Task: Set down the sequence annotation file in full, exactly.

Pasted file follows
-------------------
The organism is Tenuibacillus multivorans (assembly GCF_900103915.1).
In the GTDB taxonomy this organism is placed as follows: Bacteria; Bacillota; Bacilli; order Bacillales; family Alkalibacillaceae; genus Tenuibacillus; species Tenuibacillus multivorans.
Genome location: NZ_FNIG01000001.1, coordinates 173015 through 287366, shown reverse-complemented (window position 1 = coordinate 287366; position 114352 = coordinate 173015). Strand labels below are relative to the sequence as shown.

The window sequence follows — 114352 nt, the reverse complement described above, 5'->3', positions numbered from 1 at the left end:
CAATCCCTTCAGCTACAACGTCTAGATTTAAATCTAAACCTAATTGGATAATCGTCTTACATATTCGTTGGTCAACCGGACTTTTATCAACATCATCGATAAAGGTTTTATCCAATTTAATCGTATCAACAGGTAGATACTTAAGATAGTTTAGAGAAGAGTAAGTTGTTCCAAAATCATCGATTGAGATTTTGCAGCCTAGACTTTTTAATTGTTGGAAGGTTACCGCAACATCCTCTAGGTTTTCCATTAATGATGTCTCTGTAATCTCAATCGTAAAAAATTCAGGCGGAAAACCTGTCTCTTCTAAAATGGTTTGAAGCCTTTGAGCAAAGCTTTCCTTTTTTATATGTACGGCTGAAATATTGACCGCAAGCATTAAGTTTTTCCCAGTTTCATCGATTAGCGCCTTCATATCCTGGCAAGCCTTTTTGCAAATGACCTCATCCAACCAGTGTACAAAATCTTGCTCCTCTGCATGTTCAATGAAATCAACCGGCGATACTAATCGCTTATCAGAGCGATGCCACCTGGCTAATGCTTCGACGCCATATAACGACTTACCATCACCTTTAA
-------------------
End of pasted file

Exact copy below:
The organism is Tenuibacillus multivorans (assembly GCF_900103915.1).
In the GTDB taxonomy this organism is placed as follows: Bacteria; Bacillota; Bacilli; order Bacillales; family Alkalibacillaceae; genus Tenuibacillus; species Tenuibacillus multivorans.
Genome location: NZ_FNIG01000001.1, coordinates 173015 through 287366, shown reverse-complemented (window position 1 = coordinate 287366; position 114352 = coordinate 173015). Strand labels below are relative to the sequence as shown.

The window sequence follows — 114352 nt, the reverse complement described above, 5'->3', positions numbered from 1 at the left end:
CAATCCCTTCAGCTACAACGTCTAGATTTAAATCTAAACCTAATTGGATAATCGTCTTACATATTCGTTGGTCAACCGGACTTTTATCAACATCATCGATAAAGGTTTTATCCAATTTAATCGTATCAACAGGTAGATACTTAAGATAGTTTAGAGAAGAGTAAGTTGTTCCAAAATCATCGATTGAGATTTTGCAGCCTAGACTTTTTAATTGTTGGAAGGTTACCGCAACATCCTCTAGGTTTTCCATTAATGATGTCTCTGTAATCTCAATCGTAAAAAATTCAGGCGGAAAACCTGTCTCTTCTAAAATGGTTTGAAGCCTTTGAGCAAAGCTTTCCTTTTTTATATGTACGGCTGAAATATTGACCGCAAGCATTAAGTTTTTCCCAGTTTCATCGATTAGCGCCTTCATATCCTGGCAAGCCTTTTTGCAAATGACCTCATCCAACCAGTGTACAAAATCTTGCTCCTCTGCATGTTCAATGAAATCAACCGGCGATACTAATCGCTTATCAGAGCGATGCCACCTGGCTAATGCTTCGACGCCATATAACGACTTACCATCACCTTTAA